Science for future economic development

Li Jiao
China correspondent, SciDev.Net


“The world is likely to be increasingly inflicted with poverty, hunger, disease, conflicts, violence, and economic uncertainty,” Atta-ur-Rahman, former science and technology minister of Pakistan, said in a speech at the TWAS meeting today. “And universities can play a key role in facing these challenges through the application of science, technology and innovation — new technologies.”

Classrooms should be transformed from “teaching”  to “learning” environments — a paradigm shift that has already begun, according to Rahman. “Students will be required to study all aspects of a particular topic before coming to class. They will then have discussion sessions in the class rooms with teachers — a change from ‘teaching to tutoring'”

The universities of tomorrow will be ranked not just on the basis of research and PhD output but also by their contributions to socio-economic development, he said.

“Let us join hands and work together to improve educational standards.”

While this provides great opportunity, it also poses challenges, particularly around quality, access and relevance.

“In this fast changing world, developing countries need to invest in science, technology and innovation in order to rid themselves of poverty and hunger and stand with dignity in the comity of nations,” Rahman told SciDev.Net.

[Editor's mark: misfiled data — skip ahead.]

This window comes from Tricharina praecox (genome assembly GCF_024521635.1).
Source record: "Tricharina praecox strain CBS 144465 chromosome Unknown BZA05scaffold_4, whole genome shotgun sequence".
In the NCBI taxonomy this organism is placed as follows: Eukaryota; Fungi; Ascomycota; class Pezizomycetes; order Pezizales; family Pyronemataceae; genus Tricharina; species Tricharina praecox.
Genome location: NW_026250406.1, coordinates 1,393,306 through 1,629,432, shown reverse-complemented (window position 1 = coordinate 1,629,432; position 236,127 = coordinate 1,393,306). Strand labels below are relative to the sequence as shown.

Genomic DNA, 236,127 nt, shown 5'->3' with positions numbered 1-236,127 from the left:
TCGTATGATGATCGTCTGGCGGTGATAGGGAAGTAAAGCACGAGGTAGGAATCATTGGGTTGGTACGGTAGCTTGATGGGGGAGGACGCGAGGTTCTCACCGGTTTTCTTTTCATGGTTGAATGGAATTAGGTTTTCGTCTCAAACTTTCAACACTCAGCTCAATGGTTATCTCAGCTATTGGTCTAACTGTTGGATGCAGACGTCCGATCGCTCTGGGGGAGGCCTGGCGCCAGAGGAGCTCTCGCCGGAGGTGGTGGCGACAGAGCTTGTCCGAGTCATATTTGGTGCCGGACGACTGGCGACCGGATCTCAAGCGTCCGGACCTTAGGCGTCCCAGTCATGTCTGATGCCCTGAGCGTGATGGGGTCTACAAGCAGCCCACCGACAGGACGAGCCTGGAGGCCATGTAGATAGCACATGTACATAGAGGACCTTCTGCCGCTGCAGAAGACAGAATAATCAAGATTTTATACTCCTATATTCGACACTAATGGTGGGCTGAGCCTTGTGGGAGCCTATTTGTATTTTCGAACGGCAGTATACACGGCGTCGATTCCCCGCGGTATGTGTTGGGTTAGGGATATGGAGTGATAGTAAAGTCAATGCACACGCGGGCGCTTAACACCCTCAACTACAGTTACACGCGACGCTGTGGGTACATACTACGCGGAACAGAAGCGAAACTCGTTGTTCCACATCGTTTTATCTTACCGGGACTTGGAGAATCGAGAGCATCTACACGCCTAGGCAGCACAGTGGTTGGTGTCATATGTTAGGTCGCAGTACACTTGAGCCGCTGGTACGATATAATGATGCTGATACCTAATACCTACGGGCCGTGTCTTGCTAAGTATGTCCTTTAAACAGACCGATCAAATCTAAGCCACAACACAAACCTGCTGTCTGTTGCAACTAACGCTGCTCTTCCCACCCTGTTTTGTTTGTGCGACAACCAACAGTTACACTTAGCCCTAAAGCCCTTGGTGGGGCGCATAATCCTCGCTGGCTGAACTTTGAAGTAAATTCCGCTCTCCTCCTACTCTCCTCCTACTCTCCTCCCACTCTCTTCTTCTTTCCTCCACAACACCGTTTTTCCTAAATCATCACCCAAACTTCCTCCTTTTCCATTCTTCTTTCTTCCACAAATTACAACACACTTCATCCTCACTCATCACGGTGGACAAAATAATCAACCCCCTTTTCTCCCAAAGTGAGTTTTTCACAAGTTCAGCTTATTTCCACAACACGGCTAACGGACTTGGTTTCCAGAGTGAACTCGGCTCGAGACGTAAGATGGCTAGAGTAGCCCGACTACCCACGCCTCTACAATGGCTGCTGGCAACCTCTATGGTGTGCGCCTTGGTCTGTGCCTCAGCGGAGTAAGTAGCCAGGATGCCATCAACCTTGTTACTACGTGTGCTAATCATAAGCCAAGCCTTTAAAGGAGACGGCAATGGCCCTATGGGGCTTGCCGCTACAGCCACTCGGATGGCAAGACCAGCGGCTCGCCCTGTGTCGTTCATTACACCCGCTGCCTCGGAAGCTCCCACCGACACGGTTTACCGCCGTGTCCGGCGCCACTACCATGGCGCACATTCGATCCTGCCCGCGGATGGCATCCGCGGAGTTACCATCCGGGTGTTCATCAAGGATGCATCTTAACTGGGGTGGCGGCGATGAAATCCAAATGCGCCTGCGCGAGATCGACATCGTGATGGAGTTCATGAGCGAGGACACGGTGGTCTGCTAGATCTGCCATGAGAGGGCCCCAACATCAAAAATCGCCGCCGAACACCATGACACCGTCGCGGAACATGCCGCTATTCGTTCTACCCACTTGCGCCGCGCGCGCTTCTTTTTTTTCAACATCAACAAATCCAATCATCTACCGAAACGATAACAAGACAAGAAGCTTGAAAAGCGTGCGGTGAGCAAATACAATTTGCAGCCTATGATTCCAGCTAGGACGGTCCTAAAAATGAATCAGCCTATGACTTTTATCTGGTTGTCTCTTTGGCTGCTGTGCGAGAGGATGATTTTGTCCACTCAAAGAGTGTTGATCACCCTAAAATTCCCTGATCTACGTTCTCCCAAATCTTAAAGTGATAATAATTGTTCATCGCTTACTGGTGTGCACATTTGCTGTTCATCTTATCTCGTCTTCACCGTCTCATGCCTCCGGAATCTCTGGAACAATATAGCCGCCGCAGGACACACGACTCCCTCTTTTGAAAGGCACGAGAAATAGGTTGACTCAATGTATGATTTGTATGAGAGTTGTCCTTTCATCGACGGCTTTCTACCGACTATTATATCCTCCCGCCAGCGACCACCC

Through harnessing scientific research one can increase the yields of agricultural crops and make them resistant to disease. It is also possible to use deserts for growing certain crops as fodder for animals, he said. “So in order to get rid of poverty and hunger the developing countries must invest in education and in innovation/entrepreneurship.”

“In order to promote innovation we must train our students to think in a problem-solving manner, and link research with industrial and agricultural development. For this it is important to establish technology parks, have venture capital funds and promote private sector research and development. It is only through such measures that the process of socio-economic development can be promoted,” Rahman said.

This blog post is part of our TWAS 12th General Meeting blog, which takes place between 18 and 21 September 2012, in Tianjin, China. To read news and analysis on South-South cooperation please visit our website.

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